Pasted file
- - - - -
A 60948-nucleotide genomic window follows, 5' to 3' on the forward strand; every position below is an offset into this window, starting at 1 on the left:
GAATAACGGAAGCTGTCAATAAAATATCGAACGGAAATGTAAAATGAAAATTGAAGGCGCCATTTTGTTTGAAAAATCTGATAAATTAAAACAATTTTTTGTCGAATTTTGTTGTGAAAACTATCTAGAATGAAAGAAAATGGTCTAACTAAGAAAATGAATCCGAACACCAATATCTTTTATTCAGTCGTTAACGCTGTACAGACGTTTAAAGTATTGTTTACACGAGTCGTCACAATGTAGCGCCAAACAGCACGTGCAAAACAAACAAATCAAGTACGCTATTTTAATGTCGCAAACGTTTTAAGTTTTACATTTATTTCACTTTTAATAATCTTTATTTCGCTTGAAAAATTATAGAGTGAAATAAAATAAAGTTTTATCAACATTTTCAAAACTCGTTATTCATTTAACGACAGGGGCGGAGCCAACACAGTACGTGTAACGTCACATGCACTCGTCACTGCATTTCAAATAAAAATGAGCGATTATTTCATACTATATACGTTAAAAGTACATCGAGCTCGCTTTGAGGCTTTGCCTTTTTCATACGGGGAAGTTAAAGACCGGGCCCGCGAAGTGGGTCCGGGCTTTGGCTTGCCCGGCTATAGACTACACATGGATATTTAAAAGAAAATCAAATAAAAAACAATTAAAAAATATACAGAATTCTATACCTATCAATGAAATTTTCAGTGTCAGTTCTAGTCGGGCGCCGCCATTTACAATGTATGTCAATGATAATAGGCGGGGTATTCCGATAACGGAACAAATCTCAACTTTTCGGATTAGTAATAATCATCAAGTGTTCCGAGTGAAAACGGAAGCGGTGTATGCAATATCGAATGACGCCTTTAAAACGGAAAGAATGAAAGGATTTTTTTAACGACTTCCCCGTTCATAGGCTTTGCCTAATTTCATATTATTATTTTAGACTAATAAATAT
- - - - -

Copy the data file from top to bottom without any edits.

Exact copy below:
A 60948-nucleotide genomic window follows, 5' to 3' on the forward strand; every position below is an offset into this window, starting at 1 on the left:
GAATAACGGAAGCTGTCAATAAAATATCGAACGGAAATGTAAAATGAAAATTGAAGGCGCCATTTTGTTTGAAAAATCTGATAAATTAAAACAATTTTTTGTCGAATTTTGTTGTGAAAACTATCTAGAATGAAAGAAAATGGTCTAACTAAGAAAATGAATCCGAACACCAATATCTTTTATTCAGTCGTTAACGCTGTACAGACGTTTAAAGTATTGTTTACACGAGTCGTCACAATGTAGCGCCAAACAGCACGTGCAAAACAAACAAATCAAGTACGCTATTTTAATGTCGCAAACGTTTTAAGTTTTACATTTATTTCACTTTTAATAATCTTTATTTCGCTTGAAAAATTATAGAGTGAAATAAAATAAAGTTTTATCAACATTTTCAAAACTCGTTATTCATTTAACGACAGGGGCGGAGCCAACACAGTACGTGTAACGTCACATGCACTCGTCACTGCATTTCAAATAAAAATGAGCGATTATTTCATACTATATACGTTAAAAGTACATCGAGCTCGCTTTGAGGCTTTGCCTTTTTCATACGGGGAAGTTAAAGACCGGGCCCGCGAAGTGGGTCCGGGCTTTGGCTTGCCCGGCTATAGACTACACATGGATATTTAAAAGAAAATCAAATAAAAAACAATTAAAAAATATACAGAATTCTATACCTATCAATGAAATTTTCAGTGTCAGTTCTAGTCGGGCGCCGCCATTTACAATGTATGTCAATGATAATAGGCGGGGTATTCCGATAACGGAACAAATCTCAACTTTTCGGATTAGTAATAATCATCAAGTGTTCCGAGTGAAAACGGAAGCGGTGTATGCAATATCGAATGACGCCTTTAAAACGGAAAGAATGAAAGGATTTTTTTAACGACTTCCCCGTTCATAGGCTTTGCCTAATTTCATATTATTATTTTAGACTAATAAATAT